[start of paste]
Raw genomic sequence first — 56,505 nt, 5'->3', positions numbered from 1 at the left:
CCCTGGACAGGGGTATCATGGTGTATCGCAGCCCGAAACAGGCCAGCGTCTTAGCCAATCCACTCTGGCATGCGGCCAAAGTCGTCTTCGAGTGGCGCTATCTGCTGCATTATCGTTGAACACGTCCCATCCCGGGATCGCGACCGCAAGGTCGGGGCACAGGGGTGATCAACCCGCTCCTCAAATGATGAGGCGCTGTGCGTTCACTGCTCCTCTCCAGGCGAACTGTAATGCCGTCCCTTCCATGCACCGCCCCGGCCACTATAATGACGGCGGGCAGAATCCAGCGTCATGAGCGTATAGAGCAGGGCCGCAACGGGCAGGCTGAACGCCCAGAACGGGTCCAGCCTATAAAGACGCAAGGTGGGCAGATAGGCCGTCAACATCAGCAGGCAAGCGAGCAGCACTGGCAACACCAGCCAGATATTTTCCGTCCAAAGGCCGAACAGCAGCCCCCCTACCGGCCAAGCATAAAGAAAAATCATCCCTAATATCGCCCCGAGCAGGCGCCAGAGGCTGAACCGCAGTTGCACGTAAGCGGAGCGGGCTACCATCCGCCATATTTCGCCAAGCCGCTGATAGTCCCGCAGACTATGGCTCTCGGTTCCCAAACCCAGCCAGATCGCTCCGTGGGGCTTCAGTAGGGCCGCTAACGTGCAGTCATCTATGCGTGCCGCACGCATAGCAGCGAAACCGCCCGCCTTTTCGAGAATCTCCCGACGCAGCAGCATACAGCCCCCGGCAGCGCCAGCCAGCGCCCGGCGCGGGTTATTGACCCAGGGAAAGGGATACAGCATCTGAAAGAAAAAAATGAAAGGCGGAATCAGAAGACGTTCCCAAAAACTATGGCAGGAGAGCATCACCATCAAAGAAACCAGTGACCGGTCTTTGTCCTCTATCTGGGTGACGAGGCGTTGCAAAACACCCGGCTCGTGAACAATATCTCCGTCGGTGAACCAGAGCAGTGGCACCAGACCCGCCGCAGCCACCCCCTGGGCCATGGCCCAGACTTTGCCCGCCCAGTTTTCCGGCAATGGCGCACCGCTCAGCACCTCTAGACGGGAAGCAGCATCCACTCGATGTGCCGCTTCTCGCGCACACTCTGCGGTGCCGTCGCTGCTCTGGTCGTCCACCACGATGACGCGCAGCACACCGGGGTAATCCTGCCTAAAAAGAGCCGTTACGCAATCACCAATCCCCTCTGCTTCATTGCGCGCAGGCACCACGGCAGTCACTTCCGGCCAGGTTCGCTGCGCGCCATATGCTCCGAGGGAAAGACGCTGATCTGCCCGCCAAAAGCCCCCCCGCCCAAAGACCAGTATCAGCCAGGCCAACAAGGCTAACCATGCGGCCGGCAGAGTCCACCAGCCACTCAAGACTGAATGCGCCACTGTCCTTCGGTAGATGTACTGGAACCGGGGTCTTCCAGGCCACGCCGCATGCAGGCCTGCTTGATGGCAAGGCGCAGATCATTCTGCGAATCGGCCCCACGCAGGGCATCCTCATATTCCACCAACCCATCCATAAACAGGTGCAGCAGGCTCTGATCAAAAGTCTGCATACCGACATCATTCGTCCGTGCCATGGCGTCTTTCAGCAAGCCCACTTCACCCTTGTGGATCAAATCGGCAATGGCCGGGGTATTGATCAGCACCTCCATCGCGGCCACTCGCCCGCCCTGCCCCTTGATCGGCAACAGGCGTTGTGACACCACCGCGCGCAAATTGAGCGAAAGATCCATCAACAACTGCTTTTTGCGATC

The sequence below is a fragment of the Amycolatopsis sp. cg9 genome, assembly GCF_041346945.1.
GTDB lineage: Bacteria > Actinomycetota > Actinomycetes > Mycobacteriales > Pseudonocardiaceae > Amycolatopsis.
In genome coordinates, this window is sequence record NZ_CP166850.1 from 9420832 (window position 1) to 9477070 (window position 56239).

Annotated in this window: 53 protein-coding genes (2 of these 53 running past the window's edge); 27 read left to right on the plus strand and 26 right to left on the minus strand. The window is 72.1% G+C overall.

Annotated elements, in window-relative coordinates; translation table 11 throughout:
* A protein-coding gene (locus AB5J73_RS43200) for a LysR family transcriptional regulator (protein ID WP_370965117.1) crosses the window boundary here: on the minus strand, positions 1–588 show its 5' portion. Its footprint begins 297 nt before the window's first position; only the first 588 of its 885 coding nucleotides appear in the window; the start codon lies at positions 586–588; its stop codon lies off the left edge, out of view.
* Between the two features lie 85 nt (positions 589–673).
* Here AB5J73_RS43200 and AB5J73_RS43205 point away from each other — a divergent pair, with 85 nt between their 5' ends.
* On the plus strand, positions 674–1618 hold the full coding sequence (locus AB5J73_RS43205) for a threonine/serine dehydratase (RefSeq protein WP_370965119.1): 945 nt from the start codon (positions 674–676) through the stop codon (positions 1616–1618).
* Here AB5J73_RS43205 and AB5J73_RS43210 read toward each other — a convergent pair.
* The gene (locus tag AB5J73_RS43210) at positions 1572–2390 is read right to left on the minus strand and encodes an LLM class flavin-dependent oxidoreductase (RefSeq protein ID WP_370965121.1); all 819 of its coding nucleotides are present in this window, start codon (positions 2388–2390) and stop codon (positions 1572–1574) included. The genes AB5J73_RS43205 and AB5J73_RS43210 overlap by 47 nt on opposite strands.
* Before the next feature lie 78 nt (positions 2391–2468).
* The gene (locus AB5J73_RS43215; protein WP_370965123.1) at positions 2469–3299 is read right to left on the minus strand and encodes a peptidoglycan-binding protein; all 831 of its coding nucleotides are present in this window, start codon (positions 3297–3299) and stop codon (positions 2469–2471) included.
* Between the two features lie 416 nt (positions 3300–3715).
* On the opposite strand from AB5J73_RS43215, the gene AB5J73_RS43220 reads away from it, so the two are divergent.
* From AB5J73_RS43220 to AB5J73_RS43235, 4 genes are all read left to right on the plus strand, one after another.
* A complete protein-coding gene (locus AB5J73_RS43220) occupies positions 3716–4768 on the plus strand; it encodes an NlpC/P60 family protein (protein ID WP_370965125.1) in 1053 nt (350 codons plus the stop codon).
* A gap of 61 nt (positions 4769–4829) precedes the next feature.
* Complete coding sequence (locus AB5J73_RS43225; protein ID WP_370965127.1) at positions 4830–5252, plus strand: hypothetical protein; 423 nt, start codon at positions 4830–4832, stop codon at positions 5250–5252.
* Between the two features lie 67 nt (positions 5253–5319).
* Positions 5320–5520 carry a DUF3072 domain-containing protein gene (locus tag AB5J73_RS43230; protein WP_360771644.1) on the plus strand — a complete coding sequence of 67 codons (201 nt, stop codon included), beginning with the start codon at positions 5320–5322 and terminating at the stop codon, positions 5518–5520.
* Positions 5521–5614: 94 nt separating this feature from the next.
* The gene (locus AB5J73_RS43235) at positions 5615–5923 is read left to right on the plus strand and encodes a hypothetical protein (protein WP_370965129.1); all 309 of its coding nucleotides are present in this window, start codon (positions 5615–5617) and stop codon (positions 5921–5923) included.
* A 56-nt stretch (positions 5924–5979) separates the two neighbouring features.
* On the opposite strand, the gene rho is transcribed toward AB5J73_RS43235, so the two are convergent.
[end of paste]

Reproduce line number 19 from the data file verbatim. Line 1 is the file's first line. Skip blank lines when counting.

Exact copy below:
* A complete protein-coding gene (locus AB5J73_RS43220) occupies positions 3716–4768 on the plus strand; it encodes an NlpC/P60 family protein (protein ID WP_370965125.1) in 1053 nt (350 codons plus the stop codon).